Le Havre Screen 4 articles

Le Havre

2011

Le Havre Poster
  • In his '60s, Kaurismäki is, unexpectedly, becoming the reigning master of feel-good movies that don't coast on unearned sentiment. Wilms' brisk, unflappable good cheer sets the tone for Le Havre.

  • The camel-colored coat Marcel wears is also the color of his wooden shine-box, and of his dog, Laika. Though simple and damaged, and worn over tattered trousers and boots, it nevertheless makes him look striking; it gives him dignity and even a certain style.

  • Kaurismäki’s Le Havre is a community, one in which people don’t think twice about helping an immigrant (just as the best of them would have hidden a Jew from the Vichy government years before). And in the coda, both a woman and nature itself are reborn. Sappy? I don’t know. Perhaps instead we should call it “counterfactual utopianism.” Kaurismäki uses cinema to envision a world in which the love of humanity overcomes borders, even the one between life and death.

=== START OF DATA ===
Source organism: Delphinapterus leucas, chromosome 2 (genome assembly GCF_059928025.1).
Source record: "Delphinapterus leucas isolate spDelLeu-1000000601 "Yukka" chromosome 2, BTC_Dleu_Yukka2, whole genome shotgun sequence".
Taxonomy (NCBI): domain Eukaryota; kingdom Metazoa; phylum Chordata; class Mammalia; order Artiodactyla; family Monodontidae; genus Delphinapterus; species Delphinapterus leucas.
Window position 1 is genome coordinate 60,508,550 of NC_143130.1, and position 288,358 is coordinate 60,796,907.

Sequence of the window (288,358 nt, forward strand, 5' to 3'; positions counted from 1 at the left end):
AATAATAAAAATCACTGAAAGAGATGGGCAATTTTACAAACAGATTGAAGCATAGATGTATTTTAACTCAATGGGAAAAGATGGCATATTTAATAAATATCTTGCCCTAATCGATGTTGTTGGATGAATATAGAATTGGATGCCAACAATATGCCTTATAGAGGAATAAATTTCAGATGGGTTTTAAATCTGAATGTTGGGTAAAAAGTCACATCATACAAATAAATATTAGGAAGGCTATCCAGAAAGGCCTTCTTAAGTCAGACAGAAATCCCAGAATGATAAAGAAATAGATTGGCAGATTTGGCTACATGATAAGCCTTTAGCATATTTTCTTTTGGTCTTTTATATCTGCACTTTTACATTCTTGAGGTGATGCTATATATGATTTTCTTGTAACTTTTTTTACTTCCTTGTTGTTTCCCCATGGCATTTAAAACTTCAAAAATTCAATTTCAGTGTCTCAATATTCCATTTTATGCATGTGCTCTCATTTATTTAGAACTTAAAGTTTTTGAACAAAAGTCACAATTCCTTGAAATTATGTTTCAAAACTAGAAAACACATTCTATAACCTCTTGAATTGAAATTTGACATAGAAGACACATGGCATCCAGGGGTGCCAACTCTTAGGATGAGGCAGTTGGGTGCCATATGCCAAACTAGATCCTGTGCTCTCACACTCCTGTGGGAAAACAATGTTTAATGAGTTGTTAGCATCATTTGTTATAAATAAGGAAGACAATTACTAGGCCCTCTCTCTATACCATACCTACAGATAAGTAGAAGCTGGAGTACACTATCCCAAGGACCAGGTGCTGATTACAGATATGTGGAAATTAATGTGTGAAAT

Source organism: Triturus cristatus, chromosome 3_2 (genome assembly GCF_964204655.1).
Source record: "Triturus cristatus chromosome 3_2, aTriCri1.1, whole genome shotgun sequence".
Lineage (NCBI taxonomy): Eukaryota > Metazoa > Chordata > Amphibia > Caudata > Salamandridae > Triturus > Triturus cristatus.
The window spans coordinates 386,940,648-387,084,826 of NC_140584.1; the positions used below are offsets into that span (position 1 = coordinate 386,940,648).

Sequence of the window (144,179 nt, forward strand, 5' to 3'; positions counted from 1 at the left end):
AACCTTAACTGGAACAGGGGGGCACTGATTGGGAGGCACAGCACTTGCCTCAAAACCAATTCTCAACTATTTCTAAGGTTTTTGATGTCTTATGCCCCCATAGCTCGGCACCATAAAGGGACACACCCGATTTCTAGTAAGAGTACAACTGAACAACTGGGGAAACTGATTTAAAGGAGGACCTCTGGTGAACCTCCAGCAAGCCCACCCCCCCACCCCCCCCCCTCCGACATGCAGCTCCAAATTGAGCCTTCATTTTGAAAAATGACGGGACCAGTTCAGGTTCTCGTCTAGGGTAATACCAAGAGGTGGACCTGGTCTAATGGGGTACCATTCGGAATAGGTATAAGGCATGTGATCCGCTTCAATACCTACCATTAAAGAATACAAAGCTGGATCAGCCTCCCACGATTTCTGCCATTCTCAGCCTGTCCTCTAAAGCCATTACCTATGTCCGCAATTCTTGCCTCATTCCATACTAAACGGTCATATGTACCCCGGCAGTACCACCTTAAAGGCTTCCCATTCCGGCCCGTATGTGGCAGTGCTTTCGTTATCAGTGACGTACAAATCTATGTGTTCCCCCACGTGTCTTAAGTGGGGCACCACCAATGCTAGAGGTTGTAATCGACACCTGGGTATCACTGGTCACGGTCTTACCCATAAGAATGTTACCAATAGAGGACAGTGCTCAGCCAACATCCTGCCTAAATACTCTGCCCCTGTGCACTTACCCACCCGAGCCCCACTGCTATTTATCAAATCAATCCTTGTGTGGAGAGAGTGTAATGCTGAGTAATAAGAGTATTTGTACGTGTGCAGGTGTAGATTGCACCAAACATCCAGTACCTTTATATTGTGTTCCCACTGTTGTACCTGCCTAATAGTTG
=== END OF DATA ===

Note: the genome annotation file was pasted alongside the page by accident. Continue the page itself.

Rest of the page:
• If the fusion is so expert, so unassuming in its cohesion, that he risks translating his message to more casual viewers, then the inherent power of the filmmaking carries that much more potential to quietly stun those attuned to its utopian underpinnings and universal displays of humanity.